And then, when streaming came along, I made the decision to search Mr. Dawson (I still haven’t dove into his other work though I probably should, based on my adult tastes, I’d probably dig his shit). And today, we’re going to talk about the album, Travel On, which came out in 1995 and I listened to regularly probably until about 2003.

First things first, this ablum is super 90’s. It’s that odd combination of male yearning, 60’s nostalgia, daddy issues, and a vague social conscious, plus synths and acoustic guitars.

I forgot how deeply in my brain these songs were until I listened to them again, and how my favorites from when I was a kid are still the ones I prefer, despite getting most of them more. But were I to curate the album (which isn’t long) I’d probably still stick to the opening track, “Travel On,” the fun and propulsive, “Just Can’t Say No,” the 90’s-tastic depression ballad, “Sigh Heart, Don’t Break,” and the lovely parental loss song, “You’re Listening Now,” and the werido folk style story song, “Queen Of The Bayou.”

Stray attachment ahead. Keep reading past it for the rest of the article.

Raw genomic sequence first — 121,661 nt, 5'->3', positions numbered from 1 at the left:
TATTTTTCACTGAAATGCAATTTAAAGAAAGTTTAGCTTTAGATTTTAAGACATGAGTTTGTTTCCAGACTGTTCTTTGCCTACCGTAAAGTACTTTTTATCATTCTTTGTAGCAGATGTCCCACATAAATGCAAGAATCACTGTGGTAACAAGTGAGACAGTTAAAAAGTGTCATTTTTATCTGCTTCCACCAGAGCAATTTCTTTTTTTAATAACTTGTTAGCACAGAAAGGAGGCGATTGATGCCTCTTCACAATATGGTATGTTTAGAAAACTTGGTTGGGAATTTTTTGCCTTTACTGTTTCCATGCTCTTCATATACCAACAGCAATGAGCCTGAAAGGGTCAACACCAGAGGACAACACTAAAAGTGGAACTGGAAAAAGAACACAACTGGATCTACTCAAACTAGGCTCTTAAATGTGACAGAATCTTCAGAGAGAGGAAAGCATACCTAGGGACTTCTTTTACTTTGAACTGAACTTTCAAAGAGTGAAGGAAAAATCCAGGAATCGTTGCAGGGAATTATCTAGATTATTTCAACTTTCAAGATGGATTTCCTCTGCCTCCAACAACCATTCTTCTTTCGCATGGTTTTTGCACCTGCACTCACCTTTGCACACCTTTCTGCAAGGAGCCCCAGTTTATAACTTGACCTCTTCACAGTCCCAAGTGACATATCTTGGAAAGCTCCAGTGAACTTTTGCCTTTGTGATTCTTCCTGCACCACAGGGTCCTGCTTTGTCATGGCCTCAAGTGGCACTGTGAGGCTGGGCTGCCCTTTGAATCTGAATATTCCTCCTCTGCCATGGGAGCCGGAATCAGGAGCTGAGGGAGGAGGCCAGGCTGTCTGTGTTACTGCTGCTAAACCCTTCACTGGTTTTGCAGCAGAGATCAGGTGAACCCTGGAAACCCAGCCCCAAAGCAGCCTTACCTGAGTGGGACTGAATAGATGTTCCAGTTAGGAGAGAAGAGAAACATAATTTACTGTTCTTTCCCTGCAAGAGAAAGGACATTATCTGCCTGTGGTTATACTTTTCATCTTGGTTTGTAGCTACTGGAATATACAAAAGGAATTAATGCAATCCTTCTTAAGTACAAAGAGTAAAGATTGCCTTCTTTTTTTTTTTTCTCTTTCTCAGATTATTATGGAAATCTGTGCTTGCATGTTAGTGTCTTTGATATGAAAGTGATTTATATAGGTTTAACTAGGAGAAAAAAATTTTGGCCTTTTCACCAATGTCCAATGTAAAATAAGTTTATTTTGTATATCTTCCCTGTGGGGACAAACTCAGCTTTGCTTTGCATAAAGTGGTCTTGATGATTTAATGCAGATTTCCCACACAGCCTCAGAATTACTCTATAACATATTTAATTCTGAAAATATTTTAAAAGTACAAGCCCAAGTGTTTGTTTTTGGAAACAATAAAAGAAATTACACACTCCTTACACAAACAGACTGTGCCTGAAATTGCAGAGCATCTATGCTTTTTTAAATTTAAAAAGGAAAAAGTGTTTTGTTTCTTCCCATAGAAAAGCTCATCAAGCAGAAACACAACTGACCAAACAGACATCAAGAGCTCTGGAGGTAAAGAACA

I’m less into the exhortation of shallow tourism as colonialism, “New Columbus” which includes the eye rolling insight, “Columbus has a credit card, he’s traded in his cross. The King and Queen of Nicotine still guarantee the profit and loss.” I’d liked this song as a kid because it is pretty catchy. Knowing a little bit more about how music works, it has a pretty fun guitar riff and some neat harmonica work. There are a few other songs that are very much about heartbreak and betrayal that I get more as an adult, but are also just, still not my thing.